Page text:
What’s bad about it?

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  • The story, whilst not awful, is certainly very generic and the supposed twists and turns can be seen coming from a mile off.
  • It can be hard to turn the tide of a battle. If things have started to go wrong, it will probably be faster to just reload your game than to try and hold on.
  • Enemies are generic as well; even the bosses you come across from time to time, which are given specific names, remain just more bad guys to defeat.
  • As mentioned above, there is nothing spectacular about Mutant Year Zero to make you particularly remember it. It was a really enjoyable experience throughout, but didn’t have any specific ‘wow’ moments.

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Conclusion
Mutant Year Zero ticks all the boxes it aims for. It is an enjoyable strategy game full stop, but by moulding in the more exploratory elements it achieves more than that. It might even be the turn-based game for those that usually find them too restrictive. Either way, Mutant Year Zero: Road to Eden will certainly will keep seasoned fans of the genre interested for it’s duration.Review4

REVIEW: Yoku’s Island Express (Switch)

  • Released: 2018
  • Played on: Switch
  • Also available on: PC, Xbox One, PS4
  • Time to get into: 10 Minutes
  • Time to complete: 8 Hours
  • Multiplayer: No

Game Summary
Yoku’s Island Express is a fun 2D puzzle-based exploration game. At the start of the game you are installed as the new postman of an island called Mokumana and it’s this premise that gives you reason to traverse all over the place getting involved in folks’ lives. The main dynamic that is unique to Yoku‘s adventure is the pinball-style way of getting around. Yoku can move left and right and interact with objects and other characters as you might expect in this kind of game. To go up or down however, you use bumpers that bounce you about and there are regular sections that are very much like pinball machines. These both enable to you gain collectibles and also advance the story. Here’s an example:2019020213260000-4EBD015519178CCE78B40BB34B4A97AB

What’s good about it?

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  • The pinball concept is interesting in that you are exploring by moving the game world (ie the bumpers), rather than yourself.
  • The world is beautifully formed with so many different kinds of areas and characters. It encourages you to want to explore it all.
  • The way you open up access to different areas and go back through places with new abilities is pitched very nicely – I never felt bored or annoyed about re-tracing my steps.
  • The pinball-machine bits manage to feel both important to your progression through the game and a brief distraction – I was always pleased when Yoku dropped into one of those areas.

What’s bad about it?

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  • The story is very basic indeed.
  • Trying to get to a specific area can be confusing – the map is great for exploring but getting to a particular place can be a  real undertaking.
  • The difficulty level is very low. This is not a significant problem – the level of fun keeps you playing – but it means it can never achieve greatness.
  • There are one or two road blocks in the game where a bumper-hit had to be made perfectly multiple times. This went against the general low level of challenge.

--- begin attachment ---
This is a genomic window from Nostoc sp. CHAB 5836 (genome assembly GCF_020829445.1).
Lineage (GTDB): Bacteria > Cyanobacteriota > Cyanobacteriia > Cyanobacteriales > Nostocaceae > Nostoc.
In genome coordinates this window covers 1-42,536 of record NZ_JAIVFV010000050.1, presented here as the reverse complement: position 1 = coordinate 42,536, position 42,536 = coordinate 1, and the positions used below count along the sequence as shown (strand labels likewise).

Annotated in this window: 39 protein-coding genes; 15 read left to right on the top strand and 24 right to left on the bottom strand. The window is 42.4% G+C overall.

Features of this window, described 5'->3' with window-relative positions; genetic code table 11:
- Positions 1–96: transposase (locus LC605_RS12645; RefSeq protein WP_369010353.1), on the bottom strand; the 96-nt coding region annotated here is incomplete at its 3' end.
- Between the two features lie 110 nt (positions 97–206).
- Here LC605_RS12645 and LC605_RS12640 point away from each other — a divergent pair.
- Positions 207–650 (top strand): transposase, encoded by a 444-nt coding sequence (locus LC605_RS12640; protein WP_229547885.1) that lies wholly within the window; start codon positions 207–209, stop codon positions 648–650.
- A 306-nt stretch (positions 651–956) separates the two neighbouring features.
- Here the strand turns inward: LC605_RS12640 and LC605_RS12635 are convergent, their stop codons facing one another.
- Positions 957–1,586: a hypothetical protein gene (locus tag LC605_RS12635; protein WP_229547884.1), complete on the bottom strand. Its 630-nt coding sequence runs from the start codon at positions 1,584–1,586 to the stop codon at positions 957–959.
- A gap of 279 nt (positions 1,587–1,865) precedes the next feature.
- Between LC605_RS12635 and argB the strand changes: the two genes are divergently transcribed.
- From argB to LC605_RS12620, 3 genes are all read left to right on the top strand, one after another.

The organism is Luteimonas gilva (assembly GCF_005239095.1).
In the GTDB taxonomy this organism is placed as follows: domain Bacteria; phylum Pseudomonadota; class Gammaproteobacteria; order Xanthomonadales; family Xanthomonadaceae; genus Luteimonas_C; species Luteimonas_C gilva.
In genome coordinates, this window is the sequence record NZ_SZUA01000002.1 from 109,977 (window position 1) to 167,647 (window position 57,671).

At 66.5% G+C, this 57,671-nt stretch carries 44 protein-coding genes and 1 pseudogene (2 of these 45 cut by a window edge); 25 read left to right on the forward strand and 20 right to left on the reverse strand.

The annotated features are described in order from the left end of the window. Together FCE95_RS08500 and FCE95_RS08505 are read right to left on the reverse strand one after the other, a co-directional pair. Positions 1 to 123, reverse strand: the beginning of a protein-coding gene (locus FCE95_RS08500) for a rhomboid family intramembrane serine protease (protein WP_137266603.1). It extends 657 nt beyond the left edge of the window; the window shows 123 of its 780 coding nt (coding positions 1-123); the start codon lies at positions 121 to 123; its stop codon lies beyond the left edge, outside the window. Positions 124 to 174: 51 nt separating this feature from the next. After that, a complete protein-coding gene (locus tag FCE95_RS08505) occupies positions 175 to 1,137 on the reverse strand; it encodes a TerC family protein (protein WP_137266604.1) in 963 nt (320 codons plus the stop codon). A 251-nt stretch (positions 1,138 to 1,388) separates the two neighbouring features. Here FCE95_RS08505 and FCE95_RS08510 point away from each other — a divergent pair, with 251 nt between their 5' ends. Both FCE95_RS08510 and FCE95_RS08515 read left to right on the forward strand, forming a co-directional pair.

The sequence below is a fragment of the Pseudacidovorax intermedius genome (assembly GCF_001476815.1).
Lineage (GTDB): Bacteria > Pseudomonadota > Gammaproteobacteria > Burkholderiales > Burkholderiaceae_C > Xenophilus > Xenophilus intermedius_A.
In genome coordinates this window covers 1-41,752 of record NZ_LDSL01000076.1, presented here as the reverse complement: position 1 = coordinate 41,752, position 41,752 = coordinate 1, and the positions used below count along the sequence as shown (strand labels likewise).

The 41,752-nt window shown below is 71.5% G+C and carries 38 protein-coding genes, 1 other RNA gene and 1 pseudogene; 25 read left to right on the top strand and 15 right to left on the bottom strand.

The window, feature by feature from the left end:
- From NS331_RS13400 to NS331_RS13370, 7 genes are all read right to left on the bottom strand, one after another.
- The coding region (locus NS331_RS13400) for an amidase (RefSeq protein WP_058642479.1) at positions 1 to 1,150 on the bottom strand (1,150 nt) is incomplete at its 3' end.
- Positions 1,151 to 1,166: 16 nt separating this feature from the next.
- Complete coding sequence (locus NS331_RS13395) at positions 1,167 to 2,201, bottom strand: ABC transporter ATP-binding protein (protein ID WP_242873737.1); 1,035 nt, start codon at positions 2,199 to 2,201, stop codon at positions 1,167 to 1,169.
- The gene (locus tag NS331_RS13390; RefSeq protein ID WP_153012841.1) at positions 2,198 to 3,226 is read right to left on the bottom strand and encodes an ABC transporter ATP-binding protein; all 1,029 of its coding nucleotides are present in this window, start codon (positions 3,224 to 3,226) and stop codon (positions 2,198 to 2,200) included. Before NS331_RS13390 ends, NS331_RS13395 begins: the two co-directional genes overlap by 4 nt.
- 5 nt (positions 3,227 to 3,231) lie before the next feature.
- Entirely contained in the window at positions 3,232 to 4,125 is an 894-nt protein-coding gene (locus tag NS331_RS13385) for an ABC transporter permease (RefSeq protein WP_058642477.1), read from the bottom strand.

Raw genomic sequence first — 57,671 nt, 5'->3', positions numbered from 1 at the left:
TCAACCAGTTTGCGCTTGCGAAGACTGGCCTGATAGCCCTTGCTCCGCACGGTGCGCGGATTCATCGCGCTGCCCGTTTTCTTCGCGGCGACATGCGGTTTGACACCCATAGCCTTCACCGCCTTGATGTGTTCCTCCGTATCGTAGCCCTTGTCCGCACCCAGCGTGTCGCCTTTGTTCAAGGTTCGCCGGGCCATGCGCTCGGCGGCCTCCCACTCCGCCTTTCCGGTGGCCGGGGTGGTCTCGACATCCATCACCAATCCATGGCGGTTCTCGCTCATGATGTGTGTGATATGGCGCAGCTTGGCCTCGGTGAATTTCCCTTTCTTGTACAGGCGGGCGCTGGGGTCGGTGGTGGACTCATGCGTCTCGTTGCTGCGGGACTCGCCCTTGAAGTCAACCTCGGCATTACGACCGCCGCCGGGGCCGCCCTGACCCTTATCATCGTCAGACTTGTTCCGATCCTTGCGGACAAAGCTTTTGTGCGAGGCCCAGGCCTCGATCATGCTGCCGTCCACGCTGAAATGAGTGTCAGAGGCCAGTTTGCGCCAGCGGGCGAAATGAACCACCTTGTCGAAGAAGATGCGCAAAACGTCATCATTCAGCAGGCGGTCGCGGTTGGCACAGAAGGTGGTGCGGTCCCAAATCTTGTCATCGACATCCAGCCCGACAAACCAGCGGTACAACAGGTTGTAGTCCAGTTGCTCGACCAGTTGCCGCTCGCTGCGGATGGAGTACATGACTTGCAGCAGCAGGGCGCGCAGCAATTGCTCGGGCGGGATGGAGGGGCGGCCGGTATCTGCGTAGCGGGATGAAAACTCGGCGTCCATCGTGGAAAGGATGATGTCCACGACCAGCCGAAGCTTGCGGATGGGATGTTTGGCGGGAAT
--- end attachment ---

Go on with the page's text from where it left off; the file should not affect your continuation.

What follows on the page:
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Conclusion
It may not be game-changing as a whole piece, but the unique aspects of Yoku’s Island Express make it worth playing through regardless. It won’t hold you up too much but it will put a smile on your face!Review3

 

REVIEW: Beat Saber (PSVR)

  • Released: 2018
  • Played on: PSVR
  • Also available on: Oculus Rift, HTC Vive
  • Time to get into: 2 Minutes
  • Time to complete: 40 Hours
  • Multiplayer: No

Game Summary
Beat Saber is my favourite video game of all time! It is the perfect combination of things I love about playing games: the immersion, the challenge, the fun, the achievements and the sheer wow factor of a remarkable experience. My pitch to people is this: “rhythm games like Rock Band or Super Beat Sports are great and all, but why don’t they have lightsabers in them? Well, now they do! Check this out:

What’s good about it?

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  • The virtual reality is fantastic. You are in one place in the world, so there’s no danger at all of motion sickness and everything about the lightsabers, the blocks and the environment in general look great. This game couldn’t possibly work outside of VR, it’s a great combination of concept and technology.
  • It’s just the most fun! It’s hard to explain how great it is – you have to play if for yourself – but wielding two lightsabers is already great but then making a music game out of it is pretty close to the perfect video game experience.
  • There are 4 difficulty settings and the learning curve is perfect. Easy is straight forward with just one or two slightly tricky blocks in each song, up to Expert where you barely get a rest, either mentally or physically.
  • It’s great exercise! I have regularly burned nearly 500 calories in a session playing Beat Saber. This is far from it’s main draw, but it’s a nice side line for the game.
  • It improves on both standard rhythm games, by being more immersive and more fun thanks to the lightsabers, and the bunch of music-related VR games available, by being more fun, more direct and just a bit more of a game.
  • The Campaign mode is great, not just for the different challenges it throws at you in addition to the main game but also in the way it subtly teaches you different little skills that you need in order to nail the hardest songs.
  • Did I say it was my favourite video game EVER?! Yes!

What’s bad about it?

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  • The only part of Beat Saber I can criticise at all is the recently added ‘Expert+‘ mode. Perhaps this is just sour grapes because it is too hard for me! But where Expert difficulty blew my mind to begin with, I eventually conquered it because it was musical. You were playing along with the melody, or the kick drum or whatever. In Expert+ it’s just chaos as the blocks fly at you constantly – too much of the challenge and not enough of the fun. Beat Saber_20190209150452

Conclusion
Beat Saber is so good that I have lost the ability to write eloquently about it! I’m just bursting with the joy of it. Whoever first thought to combine music and lightsabers and put them in virtual reality is a genius! If you have a VR headset you have to get this game. If you don’t have a VR headset yet; then get one! And get into Beat Saber!Review5